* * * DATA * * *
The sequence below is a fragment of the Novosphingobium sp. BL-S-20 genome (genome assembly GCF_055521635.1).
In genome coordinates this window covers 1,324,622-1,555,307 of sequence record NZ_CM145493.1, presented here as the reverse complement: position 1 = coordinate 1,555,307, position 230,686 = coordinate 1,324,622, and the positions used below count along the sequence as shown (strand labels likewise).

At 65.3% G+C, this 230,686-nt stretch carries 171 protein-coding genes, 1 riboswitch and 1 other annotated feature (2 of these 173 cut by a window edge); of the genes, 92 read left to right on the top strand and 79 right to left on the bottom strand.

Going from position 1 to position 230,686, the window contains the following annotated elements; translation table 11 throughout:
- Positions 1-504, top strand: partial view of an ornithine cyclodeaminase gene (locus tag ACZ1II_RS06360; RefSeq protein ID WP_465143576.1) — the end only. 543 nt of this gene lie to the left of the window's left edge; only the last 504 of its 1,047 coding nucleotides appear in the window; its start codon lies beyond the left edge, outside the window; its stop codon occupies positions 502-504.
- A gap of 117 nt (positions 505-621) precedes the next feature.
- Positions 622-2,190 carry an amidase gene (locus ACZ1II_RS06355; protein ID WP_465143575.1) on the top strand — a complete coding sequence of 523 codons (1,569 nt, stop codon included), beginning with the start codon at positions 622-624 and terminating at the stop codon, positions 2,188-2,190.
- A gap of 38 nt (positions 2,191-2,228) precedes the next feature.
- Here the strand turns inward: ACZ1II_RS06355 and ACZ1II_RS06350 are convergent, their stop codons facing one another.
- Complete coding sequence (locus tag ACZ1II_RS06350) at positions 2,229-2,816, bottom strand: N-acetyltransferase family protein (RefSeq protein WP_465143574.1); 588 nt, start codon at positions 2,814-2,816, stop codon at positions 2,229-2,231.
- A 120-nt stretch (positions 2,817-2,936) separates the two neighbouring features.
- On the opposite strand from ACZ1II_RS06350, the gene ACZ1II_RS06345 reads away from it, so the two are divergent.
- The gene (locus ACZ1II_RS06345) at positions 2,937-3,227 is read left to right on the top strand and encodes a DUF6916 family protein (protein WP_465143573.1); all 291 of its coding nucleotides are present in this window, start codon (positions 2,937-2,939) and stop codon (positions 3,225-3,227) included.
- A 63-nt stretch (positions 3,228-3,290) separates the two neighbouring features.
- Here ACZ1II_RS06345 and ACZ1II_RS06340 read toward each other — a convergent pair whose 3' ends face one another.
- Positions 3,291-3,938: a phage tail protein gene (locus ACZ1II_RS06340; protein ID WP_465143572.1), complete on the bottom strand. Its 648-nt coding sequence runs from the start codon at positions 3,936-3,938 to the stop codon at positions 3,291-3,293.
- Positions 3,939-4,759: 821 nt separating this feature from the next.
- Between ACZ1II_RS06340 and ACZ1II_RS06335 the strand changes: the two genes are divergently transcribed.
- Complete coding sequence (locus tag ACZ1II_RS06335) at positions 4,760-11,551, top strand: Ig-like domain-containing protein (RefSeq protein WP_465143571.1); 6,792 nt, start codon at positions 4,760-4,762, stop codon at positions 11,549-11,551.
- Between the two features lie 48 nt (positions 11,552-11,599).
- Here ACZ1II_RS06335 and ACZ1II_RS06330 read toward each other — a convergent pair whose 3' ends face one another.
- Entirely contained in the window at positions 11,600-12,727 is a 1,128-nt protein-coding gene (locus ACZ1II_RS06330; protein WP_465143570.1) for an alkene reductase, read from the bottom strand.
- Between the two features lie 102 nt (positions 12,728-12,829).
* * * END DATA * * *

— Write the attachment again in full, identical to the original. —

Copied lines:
The sequence below is a fragment of the Novosphingobium sp. BL-S-20 genome (genome assembly GCF_055521635.1).
In genome coordinates this window covers 1,324,622-1,555,307 of sequence record NZ_CM145493.1, presented here as the reverse complement: position 1 = coordinate 1,555,307, position 230,686 = coordinate 1,324,622, and the positions used below count along the sequence as shown (strand labels likewise).

At 65.3% G+C, this 230,686-nt stretch carries 171 protein-coding genes, 1 riboswitch and 1 other annotated feature (2 of these 173 cut by a window edge); of the genes, 92 read left to right on the top strand and 79 right to left on the bottom strand.

Going from position 1 to position 230,686, the window contains the following annotated elements; translation table 11 throughout:
- Positions 1-504, top strand: partial view of an ornithine cyclodeaminase gene (locus tag ACZ1II_RS06360; RefSeq protein ID WP_465143576.1) — the end only. 543 nt of this gene lie to the left of the window's left edge; only the last 504 of its 1,047 coding nucleotides appear in the window; its start codon lies beyond the left edge, outside the window; its stop codon occupies positions 502-504.
- A gap of 117 nt (positions 505-621) precedes the next feature.
- Positions 622-2,190 carry an amidase gene (locus ACZ1II_RS06355; protein ID WP_465143575.1) on the top strand — a complete coding sequence of 523 codons (1,569 nt, stop codon included), beginning with the start codon at positions 622-624 and terminating at the stop codon, positions 2,188-2,190.
- A gap of 38 nt (positions 2,191-2,228) precedes the next feature.
- Here the strand turns inward: ACZ1II_RS06355 and ACZ1II_RS06350 are convergent, their stop codons facing one another.
- Complete coding sequence (locus tag ACZ1II_RS06350) at positions 2,229-2,816, bottom strand: N-acetyltransferase family protein (RefSeq protein WP_465143574.1); 588 nt, start codon at positions 2,814-2,816, stop codon at positions 2,229-2,231.
- A 120-nt stretch (positions 2,817-2,936) separates the two neighbouring features.
- On the opposite strand from ACZ1II_RS06350, the gene ACZ1II_RS06345 reads away from it, so the two are divergent.
- The gene (locus ACZ1II_RS06345) at positions 2,937-3,227 is read left to right on the top strand and encodes a DUF6916 family protein (protein WP_465143573.1); all 291 of its coding nucleotides are present in this window, start codon (positions 2,937-2,939) and stop codon (positions 3,225-3,227) included.
- A 63-nt stretch (positions 3,228-3,290) separates the two neighbouring features.
- Here ACZ1II_RS06345 and ACZ1II_RS06340 read toward each other — a convergent pair whose 3' ends face one another.
- Positions 3,291-3,938: a phage tail protein gene (locus ACZ1II_RS06340; protein ID WP_465143572.1), complete on the bottom strand. Its 648-nt coding sequence runs from the start codon at positions 3,936-3,938 to the stop codon at positions 3,291-3,293.
- Positions 3,939-4,759: 821 nt separating this feature from the next.
- Between ACZ1II_RS06340 and ACZ1II_RS06335 the strand changes: the two genes are divergently transcribed.
- Complete coding sequence (locus tag ACZ1II_RS06335) at positions 4,760-11,551, top strand: Ig-like domain-containing protein (RefSeq protein WP_465143571.1); 6,792 nt, start codon at positions 4,760-4,762, stop codon at positions 11,549-11,551.
- Between the two features lie 48 nt (positions 11,552-11,599).
- Here ACZ1II_RS06335 and ACZ1II_RS06330 read toward each other — a convergent pair whose 3' ends face one another.
- Entirely contained in the window at positions 11,600-12,727 is a 1,128-nt protein-coding gene (locus ACZ1II_RS06330; protein WP_465143570.1) for an alkene reductase, read from the bottom strand.
- Between the two features lie 102 nt (positions 12,728-12,829).